The former Adelaide priest said one of his priorities was to “listen to and walk with our Aboriginal sisters and brothers”, hence the inclusion of the Indigenous symbol as a central element of the otherwise traditional coat of arms.
Named Many Yet One, the symbol is based on a design by Aboriginal artist Lyn Walker, whose brother is John Lochowiak, from the Aboriginal Catholic Ministry and Centacare Catholic Family Services.
Boy from Malta heads north for next adventure
“It represents the coming together as one people with different journeys and much diversity into the infinite love of the Holy Trinity,” Bishop Gauci said.
While Broome Bishop Christopher Saunders has a boomerang from the south Kimberley and a woomera from the North Kimberley on his coat of arms, Bishop-elect Gauci is believed to be the first to incorporate an Indigenous art design.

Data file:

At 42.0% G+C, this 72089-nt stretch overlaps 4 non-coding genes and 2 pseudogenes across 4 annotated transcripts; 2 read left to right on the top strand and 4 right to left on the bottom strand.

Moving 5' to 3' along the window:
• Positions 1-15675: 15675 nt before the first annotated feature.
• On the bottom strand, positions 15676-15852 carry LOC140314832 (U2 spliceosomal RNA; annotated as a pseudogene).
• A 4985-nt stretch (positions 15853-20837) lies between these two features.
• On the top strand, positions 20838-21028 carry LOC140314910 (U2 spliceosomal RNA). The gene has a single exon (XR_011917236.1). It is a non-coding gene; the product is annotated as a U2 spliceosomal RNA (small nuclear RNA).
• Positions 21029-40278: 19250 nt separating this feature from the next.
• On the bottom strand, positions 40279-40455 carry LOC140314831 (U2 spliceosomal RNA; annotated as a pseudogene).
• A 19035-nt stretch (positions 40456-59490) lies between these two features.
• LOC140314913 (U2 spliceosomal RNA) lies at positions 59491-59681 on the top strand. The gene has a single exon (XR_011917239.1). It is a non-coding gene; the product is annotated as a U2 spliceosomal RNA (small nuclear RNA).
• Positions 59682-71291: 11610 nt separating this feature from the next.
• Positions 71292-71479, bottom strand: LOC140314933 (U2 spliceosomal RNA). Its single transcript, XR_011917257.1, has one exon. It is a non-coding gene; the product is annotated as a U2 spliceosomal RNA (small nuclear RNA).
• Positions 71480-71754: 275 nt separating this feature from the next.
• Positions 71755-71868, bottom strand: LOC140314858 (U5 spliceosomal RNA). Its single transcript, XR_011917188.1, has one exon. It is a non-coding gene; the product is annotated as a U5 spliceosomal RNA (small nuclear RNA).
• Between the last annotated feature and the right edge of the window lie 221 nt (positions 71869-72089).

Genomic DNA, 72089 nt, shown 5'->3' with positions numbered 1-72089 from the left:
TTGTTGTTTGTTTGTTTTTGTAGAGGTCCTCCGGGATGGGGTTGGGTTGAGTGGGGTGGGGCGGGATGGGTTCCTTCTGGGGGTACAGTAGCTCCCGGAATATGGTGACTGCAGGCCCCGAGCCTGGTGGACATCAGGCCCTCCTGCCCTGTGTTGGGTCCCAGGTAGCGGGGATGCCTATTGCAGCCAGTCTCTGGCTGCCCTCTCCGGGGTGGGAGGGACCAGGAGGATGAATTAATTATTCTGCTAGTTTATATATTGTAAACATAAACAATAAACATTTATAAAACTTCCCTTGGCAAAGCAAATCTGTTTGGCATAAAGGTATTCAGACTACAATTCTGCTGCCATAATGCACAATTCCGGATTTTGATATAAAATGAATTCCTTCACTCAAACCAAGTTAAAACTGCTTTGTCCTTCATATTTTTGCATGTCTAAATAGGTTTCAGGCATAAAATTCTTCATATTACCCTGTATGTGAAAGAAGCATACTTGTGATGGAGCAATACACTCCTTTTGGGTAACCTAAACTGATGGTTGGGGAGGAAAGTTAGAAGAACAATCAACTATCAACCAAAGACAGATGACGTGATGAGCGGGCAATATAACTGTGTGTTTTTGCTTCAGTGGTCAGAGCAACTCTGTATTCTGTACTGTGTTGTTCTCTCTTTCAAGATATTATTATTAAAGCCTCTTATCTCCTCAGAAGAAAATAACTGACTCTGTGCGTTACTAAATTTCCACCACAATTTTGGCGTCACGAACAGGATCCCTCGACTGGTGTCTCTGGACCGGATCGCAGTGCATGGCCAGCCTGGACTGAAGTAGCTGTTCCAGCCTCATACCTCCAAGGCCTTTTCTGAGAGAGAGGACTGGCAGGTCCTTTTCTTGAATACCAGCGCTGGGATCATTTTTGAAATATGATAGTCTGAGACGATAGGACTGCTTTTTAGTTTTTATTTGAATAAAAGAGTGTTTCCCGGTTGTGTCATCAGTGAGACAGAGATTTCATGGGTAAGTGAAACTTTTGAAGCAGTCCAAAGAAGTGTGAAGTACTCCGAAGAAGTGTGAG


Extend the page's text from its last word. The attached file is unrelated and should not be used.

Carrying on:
The coat of arms also contains elements of his Maltese origins including a castle derived from the Gauci family coat of arms.
Bishop-elect Gauci said the castle also represented the “interior castles of our hearts leading us into contemplative union with God as expressed by St Teresa of Avila”.
The arms were designed by Richard d’Apice AM KCSG and Fr Guy Selvester, and illustrated by Sandy Turnbull.
Bishop-elect Gauci chose as his motto, which also appears on his coat of arms, ‘the word made flesh’.